Designing and Building Stairs to Tyson Lagoon
by Matt Krause
Troop 448, Fremont, California
My Eagle Project took place at a wildlife reserve called Tule Ponds at Tyson Lagoon which is operated by the Math/Science Nucleus. For my project, I landscaped a piece of land approximately 15’ wide and 25’ long with a 60◦ incline. With this land I built steps and planted toyon bushes.
In order to accomplish constructing the steps, right-angle cuts were made into the hill. Once the cuts were made, railroad ties measuring 6’ feet in length, were placed into the impression made. Railroad ties were placed approximately 6-8 inches. The steps are not too big for people, and will give a lot of structure and support to the entire staircase. After the railroad tie were placed, pieces of rebar were hammered in front of the tie and fastened to the tie with staples. Three pieces of rebar will be used. Two pieces were used if the railroad tie is covered with enough soil and has no threat of being eroded. Three will be used if the tie is not completely immovable and/or has a threat of erosion.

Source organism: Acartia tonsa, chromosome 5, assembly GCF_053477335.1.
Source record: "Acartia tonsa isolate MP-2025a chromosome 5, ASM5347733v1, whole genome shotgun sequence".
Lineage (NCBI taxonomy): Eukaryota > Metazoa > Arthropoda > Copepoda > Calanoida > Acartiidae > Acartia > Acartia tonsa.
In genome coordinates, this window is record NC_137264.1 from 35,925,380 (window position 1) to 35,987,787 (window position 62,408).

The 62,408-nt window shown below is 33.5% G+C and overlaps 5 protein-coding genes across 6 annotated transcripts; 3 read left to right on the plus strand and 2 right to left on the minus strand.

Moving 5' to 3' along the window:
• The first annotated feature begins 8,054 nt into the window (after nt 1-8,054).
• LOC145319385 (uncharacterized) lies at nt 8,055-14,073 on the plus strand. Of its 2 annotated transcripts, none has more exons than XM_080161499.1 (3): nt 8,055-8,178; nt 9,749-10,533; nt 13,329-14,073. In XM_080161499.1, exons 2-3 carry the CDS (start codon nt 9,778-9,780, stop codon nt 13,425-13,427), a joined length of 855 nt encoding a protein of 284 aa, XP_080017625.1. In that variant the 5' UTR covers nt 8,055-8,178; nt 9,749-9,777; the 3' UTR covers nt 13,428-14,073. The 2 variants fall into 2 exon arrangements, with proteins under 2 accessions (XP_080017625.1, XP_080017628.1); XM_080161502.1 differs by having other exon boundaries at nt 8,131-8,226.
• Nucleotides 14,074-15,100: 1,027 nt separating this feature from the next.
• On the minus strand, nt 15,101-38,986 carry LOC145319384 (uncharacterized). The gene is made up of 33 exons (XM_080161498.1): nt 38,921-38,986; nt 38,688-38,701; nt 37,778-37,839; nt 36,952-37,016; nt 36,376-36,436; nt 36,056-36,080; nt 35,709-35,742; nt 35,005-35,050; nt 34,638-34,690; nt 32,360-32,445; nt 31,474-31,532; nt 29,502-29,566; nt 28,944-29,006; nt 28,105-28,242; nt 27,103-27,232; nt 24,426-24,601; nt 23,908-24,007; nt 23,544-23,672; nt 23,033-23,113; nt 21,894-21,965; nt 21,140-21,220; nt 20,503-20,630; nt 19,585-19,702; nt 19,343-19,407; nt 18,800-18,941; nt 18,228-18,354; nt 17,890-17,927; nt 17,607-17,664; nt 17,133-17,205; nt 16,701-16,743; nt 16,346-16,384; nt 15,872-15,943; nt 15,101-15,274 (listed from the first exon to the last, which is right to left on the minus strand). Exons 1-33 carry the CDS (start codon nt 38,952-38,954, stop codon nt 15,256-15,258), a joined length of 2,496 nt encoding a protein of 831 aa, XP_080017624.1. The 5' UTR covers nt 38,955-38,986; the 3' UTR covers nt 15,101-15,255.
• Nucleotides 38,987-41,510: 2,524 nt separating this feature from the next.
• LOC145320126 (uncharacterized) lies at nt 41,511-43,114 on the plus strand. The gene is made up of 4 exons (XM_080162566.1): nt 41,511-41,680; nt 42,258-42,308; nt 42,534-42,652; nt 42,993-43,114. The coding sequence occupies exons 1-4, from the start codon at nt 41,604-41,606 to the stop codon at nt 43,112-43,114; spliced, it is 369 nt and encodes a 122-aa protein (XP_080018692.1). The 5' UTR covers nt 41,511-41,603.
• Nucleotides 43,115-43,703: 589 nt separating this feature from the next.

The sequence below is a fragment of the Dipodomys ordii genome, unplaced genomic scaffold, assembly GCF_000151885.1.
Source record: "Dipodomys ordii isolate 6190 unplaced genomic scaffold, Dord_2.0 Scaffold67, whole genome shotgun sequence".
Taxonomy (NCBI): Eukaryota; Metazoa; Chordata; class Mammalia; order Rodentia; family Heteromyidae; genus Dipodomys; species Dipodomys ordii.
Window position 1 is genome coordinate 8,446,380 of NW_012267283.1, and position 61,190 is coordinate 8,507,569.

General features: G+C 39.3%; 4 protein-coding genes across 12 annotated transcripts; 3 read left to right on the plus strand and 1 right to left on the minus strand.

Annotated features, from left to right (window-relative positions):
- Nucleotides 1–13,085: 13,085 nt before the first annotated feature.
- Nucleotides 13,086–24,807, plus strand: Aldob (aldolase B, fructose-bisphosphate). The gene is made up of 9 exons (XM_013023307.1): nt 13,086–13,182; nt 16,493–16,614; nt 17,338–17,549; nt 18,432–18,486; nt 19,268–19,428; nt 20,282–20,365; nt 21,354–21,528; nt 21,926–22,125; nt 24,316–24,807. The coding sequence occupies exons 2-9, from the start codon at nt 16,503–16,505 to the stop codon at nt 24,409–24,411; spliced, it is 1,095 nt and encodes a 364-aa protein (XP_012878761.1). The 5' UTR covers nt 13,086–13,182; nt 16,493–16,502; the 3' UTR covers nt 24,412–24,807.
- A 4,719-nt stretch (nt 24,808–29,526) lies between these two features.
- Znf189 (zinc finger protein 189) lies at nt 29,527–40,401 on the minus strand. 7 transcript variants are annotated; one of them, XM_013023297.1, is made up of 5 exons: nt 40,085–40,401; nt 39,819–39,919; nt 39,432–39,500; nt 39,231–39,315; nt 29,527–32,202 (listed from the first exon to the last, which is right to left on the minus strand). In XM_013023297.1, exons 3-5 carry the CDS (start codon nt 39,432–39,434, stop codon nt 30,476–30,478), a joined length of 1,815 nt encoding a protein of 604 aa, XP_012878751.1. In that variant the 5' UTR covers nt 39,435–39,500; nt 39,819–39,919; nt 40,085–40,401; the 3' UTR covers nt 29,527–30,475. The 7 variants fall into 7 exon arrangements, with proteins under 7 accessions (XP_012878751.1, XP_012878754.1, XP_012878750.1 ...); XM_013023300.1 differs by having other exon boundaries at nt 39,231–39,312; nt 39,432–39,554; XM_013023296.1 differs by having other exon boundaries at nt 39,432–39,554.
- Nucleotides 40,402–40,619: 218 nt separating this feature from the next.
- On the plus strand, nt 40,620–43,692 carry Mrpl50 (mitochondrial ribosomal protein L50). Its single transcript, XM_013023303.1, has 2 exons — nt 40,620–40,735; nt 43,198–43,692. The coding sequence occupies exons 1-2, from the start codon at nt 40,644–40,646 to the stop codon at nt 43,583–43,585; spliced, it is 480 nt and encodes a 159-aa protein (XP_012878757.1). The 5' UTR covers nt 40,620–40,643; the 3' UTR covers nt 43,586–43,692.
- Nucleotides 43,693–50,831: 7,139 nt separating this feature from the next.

To prevent erosion, the steps will move sideways a little bit about half way down so the steps cannot be washed away. After all the steps are secured with the rebar, pea gravel was poured on top of the soil separating the ties for two reasons. it looks better and the gravel will prevent water top sweep away the soil and make the stairs collapse. The gravel was poured onto the desired are and then be smashed into the soil with a large compacter to insert them deep into the soil. After all of this, the stairs were finished.
Along the sides of the stairs, toyon was planted. A hole will be dug, and then the plant will be put in there, simple. Then after they were planted, mulch was placed on the soil the offer protection and nutrients to the plants. These shrubs will offer shelter to the indigenous wildlife.
Workers: Bill Bain, Ken Bristow, Amber Warren, Cameron Schmidt, Alec Schmidt, Steven Seipert, Josh McMullens, , Ricardo Madrid, Ivan Garcia, Zack Lemley, John Prion, Nathan Geronimo, Ed Airth, Matt Stewart, Justin Quinton, and David Gonzales.
Thanks to Union Pacific
Railways for donation of railroad ties.